Skip to main content
Members of Somalia's federal parliament place their hands on copies of the Koran as they are sworn in to office at the School Policio police training camp in the capital Mogadishu, December 27, 2016. REUTERS/Feisal Omar - RTX2WN3Y
Africa in focus

Africa in the news: SEC investigates Mozambique’s bond scandal, Nigeria continues its fight against corruption, and Somalia swears in new parliament

U.S. financial regulator investigates Mozambique’s bond scandal

This week, Mozambique’s tuna bond scandal saw a new development. The United States Securities and Exchange Commission (SEC) is now investigating the sale of $850 million in bonds. The SEC has contacted bondholders, requesting the documents provided by Credit Suisse, VTB and BNP Paribas—the Swiss, Russian, and French financial institutions that facilitated the sale of the bonds—during the sale of the bonds. The SEC also asked investors to provide all bond-related communications to and from the banks. The SEC is not the first national financial regulator to investigate the issue as the British and Swiss regulators became involved in the issue last June.


In other banking news, three Société Générale executives were arrested in Equatorial Guinea for allegedly leaking financial documents with the aim to use them in the upcoming corruption trial of the country’s vice president in Paris. Teodoro Obiang, the eldest son of Persistent Obiang and vice president of Equatorial Guinea, is set to stand trial starting January 2 at the International Court of Justice for using public funds to acquire real estate, luxury cars, and other lavish goods.

Nigeria scores victories against both corruption and Boko Haram

President Muhammadu Buhari’s campaign against corruption continues as earlier this week the Nigerian government purged its payroll of about 50,000 ghost workers. This is not the first mass removal of ghost workers from the federal tab: In late February the government announced the removal of 23,846 ghost workers. This latest purge is estimated to save the government about 200 billion naira ($635 million). In addition to these anti-corruption efforts, the government is creating incentives for whistleblowers, last week promising both protection for them and potential rewards of up to 5 percent of recovered funds based on their information.

While the government is seeing victories against corruption, the progress made in the war against Boko Haram is much more unclear. Earlier this week the government announced that Boko Haram has been routed from “Camp Zero,” their stronghold in Sambisa Forest, with over 1200 suspected terrorists arrested. This victory comes just as the deadline of one of Buhari’s major electoral promises arrives: the defeat of Boko Haram by December 31.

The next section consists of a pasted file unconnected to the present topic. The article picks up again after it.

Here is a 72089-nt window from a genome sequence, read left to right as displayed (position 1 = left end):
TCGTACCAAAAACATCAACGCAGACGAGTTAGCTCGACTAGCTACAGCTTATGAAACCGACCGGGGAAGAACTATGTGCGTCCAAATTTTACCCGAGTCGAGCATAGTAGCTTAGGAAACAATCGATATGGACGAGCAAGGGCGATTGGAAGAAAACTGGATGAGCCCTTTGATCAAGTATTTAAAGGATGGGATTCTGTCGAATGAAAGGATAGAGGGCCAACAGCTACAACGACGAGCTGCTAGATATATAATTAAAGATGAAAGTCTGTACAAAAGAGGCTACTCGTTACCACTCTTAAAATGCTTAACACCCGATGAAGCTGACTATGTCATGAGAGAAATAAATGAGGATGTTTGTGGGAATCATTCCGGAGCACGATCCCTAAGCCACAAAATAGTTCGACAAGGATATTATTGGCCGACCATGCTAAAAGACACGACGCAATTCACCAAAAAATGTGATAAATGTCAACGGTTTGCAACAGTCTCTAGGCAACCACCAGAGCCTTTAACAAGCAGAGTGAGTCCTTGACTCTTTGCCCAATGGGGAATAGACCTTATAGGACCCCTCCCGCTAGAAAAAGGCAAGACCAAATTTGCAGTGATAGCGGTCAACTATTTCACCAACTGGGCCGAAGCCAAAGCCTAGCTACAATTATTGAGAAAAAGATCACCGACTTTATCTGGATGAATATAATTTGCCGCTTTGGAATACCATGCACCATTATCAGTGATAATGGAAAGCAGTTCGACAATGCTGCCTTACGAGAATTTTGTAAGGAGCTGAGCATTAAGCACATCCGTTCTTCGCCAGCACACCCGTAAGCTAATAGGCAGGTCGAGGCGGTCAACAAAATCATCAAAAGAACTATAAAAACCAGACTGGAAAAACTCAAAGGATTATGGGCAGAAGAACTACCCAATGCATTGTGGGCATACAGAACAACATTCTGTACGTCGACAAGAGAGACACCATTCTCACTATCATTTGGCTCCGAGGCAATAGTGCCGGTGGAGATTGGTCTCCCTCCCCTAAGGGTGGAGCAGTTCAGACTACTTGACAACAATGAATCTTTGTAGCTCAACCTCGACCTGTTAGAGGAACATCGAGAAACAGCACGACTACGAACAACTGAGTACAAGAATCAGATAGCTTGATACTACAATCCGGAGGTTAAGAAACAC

Recent statements by Boko Haram leader Abubakar Shekau, however, question the government’s claim of his defeat. In a video released not long after the raid, Shekau stated, “We are safe. We have not been flushed out of anywhere.” The government has dismissed this video as propaganda. Many experts believe that this success, though a major blow to the terrorist group, is not the end, given the group’s wide geographic spread and the large number of leaders and hostages who remain at large. Indeed, the fighting continues as Friday Boko Haram engaged Nigerian soldiers in an early morning battle with largely Boko Haram casualties.

Somalia swears in new parliament as international observers grow weary of election delays

On Tuesday, Somalia swore in 281 new members of parliament. Due to security issues, Somalia was unable to conduct direct nationwide elections, instead, the new members of parliament were elected by 14,000 “special delegates” who have been elected by clan leaders and regional representatives. The elections were marred with allegations of vote buying, violence, and intimidation. Additionally, the international community was particularly worried at the decision by the National Leadership Forum—a group which brings together the federal government of Somalia and the federal administrations in the aim to ensure the country’s successful transition to democracy to add seats in the upper house of the parliament without undergoing a proper constitutional change.

Nevertheless, observers labelled the swear-in ceremony as a great milestone for the country’s peace and stability. U.N. Secretary General Ban Ki-moon welcomed the inauguration and stated that the inauguration “marks further progress in ensuring political stability and security in Somalia.” One of the first tasks of the new parliament is the election of a new Somali president. The elections were set for Wednesday, however, the vote was postponed to January 2017, marking the fourth election delay.


Get daily updates from Brookings